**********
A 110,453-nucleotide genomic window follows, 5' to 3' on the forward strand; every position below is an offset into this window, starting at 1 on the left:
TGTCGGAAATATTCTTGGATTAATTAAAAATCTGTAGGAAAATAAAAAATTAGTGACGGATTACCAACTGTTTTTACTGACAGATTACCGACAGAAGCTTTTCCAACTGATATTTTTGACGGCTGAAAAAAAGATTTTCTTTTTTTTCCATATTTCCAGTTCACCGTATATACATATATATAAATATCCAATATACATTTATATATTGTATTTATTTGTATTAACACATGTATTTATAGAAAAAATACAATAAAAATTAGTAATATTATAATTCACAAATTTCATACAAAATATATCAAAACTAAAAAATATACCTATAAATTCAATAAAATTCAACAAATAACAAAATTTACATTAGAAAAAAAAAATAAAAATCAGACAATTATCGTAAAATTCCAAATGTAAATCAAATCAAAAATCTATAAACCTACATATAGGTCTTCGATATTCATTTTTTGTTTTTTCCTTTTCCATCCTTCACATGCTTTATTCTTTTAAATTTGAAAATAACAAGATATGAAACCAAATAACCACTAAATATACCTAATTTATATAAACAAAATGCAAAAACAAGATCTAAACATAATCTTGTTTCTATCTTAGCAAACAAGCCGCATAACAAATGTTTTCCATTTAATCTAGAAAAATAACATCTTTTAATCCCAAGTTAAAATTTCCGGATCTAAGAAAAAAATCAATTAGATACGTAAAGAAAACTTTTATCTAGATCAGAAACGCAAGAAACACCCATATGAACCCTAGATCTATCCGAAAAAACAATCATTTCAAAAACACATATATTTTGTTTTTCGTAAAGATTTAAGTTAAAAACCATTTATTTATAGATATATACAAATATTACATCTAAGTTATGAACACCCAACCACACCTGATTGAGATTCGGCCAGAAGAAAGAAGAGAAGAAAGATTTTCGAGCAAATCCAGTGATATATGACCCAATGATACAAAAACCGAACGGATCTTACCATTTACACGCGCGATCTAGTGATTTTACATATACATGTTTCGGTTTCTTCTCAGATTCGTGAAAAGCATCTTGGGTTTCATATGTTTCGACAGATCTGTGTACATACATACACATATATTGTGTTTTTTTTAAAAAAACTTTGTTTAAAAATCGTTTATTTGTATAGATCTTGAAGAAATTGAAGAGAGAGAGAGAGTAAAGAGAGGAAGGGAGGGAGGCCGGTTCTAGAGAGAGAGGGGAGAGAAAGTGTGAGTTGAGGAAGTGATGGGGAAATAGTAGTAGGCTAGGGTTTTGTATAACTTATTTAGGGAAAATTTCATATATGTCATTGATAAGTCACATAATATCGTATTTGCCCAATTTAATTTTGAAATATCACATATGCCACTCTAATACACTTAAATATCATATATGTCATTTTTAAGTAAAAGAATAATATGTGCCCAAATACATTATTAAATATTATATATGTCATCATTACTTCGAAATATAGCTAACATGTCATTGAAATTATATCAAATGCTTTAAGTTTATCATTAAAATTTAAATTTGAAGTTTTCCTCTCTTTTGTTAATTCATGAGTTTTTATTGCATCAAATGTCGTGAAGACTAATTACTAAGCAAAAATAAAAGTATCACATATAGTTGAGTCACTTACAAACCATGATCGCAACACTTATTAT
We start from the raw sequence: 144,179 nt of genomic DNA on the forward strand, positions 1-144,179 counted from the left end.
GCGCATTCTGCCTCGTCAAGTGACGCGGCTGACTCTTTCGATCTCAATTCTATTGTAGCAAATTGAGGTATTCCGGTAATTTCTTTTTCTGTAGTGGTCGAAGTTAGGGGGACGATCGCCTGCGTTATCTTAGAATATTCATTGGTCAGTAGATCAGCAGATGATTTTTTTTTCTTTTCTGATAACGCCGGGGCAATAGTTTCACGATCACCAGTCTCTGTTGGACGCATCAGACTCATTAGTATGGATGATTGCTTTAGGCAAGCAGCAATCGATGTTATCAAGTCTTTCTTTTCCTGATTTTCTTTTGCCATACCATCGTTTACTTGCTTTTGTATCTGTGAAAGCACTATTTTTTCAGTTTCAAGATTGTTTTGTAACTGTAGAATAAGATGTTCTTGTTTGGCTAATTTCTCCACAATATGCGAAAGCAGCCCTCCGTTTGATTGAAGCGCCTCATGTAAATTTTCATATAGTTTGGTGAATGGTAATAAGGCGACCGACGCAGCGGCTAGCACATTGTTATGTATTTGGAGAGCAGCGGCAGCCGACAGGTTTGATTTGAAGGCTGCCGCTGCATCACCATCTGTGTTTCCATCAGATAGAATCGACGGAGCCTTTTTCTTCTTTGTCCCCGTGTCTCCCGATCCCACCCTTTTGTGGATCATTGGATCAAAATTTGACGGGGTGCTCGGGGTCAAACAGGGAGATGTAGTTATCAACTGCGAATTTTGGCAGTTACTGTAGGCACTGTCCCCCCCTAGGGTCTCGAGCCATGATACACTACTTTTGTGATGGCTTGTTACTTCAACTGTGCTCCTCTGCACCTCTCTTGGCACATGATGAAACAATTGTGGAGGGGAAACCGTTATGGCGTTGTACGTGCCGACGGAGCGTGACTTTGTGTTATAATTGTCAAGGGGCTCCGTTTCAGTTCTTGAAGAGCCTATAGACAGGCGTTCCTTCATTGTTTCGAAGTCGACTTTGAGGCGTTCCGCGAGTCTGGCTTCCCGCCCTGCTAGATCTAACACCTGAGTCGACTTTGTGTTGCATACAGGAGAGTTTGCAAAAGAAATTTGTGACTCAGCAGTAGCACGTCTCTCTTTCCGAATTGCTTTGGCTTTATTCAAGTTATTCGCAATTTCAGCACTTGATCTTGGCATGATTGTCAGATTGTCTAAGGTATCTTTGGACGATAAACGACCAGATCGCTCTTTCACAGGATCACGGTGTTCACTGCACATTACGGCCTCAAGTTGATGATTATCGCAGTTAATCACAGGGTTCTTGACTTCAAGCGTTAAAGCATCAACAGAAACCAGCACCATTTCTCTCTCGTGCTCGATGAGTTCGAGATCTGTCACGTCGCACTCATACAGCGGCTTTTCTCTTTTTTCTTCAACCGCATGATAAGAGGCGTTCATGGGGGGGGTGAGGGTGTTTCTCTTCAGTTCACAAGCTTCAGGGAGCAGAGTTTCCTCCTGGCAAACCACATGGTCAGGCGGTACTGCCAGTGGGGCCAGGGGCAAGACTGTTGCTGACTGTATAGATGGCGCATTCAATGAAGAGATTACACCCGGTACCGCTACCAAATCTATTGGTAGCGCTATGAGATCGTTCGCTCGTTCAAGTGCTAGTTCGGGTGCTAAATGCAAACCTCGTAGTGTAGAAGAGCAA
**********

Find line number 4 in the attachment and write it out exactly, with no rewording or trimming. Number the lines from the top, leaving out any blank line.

GCGCATTCTGCCTCGTCAAGTGACGCGGCTGACTCTTTCGATCTCAATTCTATTGTAGCAAATTGAGGTATTCCGGTAATTTCTTTTTCTGTAGTGGTCGAAGTTAGGGGGACGATCGCCTGCGTTATCTTAGAATATTCATTGGTCAGTAGATCAGCAGATGATTTTTTTTTCTTTTCTGATAACGCCGGGGCAATAGTTTCACGATCACCAGTCTCTGTTGGACGCATCAGACTCATTAGTATGGATGATTGCTTTAGGCAAGCAGCAATCGATGTTATCAAGTCTTTCTTTTCCTGATTTTCTTTTGCCATACCATCGTTTACTTGCTTTTGTATCTGTGAAAGCACTATTTTTTCAGTTTCAAGATTGTTTTGTAACTGTAGAATAAGATGTTCTTGTTTGGCTAATTTCTCCACAATATGCGAAAGCAGCCCTCCGTTTGATTGAAGCGCCTCATGTAAATTTTCATATAGTTTGGTGAATGGTAATAAGGCGACCGACGCAGCGGCTAGCACATTGTTATGTATTTGGAGAGCAGCGGCAGCCGACAGGTTTGATTTGAAGGCTGCCGCTGCATCACCATCTGTGTTTCCATCAGATAGAATCGACGGAGCCTTTTTCTTCTTTGTCCCCGTGTCTCCCGATCCCACCCTTTTGTGGATCATTGGATCAAAATTTGACGGGGTGCTCGGGGTCAAACAGGGAGATGTAGTTATCAACTGCGAATTTTGGCAGTTACTGTAGGCACTGTCCCCCCCTAGGGTCTCGAGCCATGATACACTACTTTTGTGATGGCTTGTTACTTCAACTGTGCTCCTCTGCACCTCTCTTGGCACATGATGAAACAATTGTGGAGGGGAAACCGTTATGGCGTTGTACGTGCCGACGGAGCGTGACTTTGTGTTATAATTGTCAAGGGGCTCCGTTTCAGTTCTTGAAGAGCCTATAGACAGGCGTTCCTTCATTGTTTCGAAGTCGACTTTGAGGCGTTCCGCGAGTCTGGCTTCCCGCCCTGCTAGATCTAACACCTGAGTCGACTTTGTGTTGCATACAGGAGAGTTTGCAAAAGAAATTTGTGACTCAGCAGTAGCACGTCTCTCTTTCCGAATTGCTTTGGCTTTATTCAAGTTATTCGCAATTTCAGCACTTGATCTTGGCATGATTGTCAGATTGTCTAAGGTATCTTTGGACGATAAACGACCAGATCGCTCTTTCACAGGATCACGGTGTTCACTGCACATTACGGCCTCAAGTTGATGATTATCGCAGTTAATCACAGGGTTCTTGACTTCAAGCGTTAAAGCATCAACAGAAACCAGCACCATTTCTCTCTCGTGCTCGATGAGTTCGAGATCTGTCACGTCGCACTCATACAGCGGCTTTTCTCTTTTTTCTTCAACCGCATGATAAGAGGCGTTCATGGGGGGGGTGAGGGTGTTTCTCTTCAGTTCACAAGCTTCAGGGAGCAGAGTTTCCTCCTGGCAAACCACATGGTCAGGCGGTACTGCCAGTGGGGCCAGGGGCAAGACTGTTGCTGACTGTATAGATGGCGCATTCAATGAAGAGATTACACCCGGTACCGCTACCAAATCTATTGGTAGCGCTATGAGATCGTTCGCTCGTTCAAGTGCTAGTTCGGGTGCTAAATGCAAACCTCGTAGTGTAGAAGAGCAA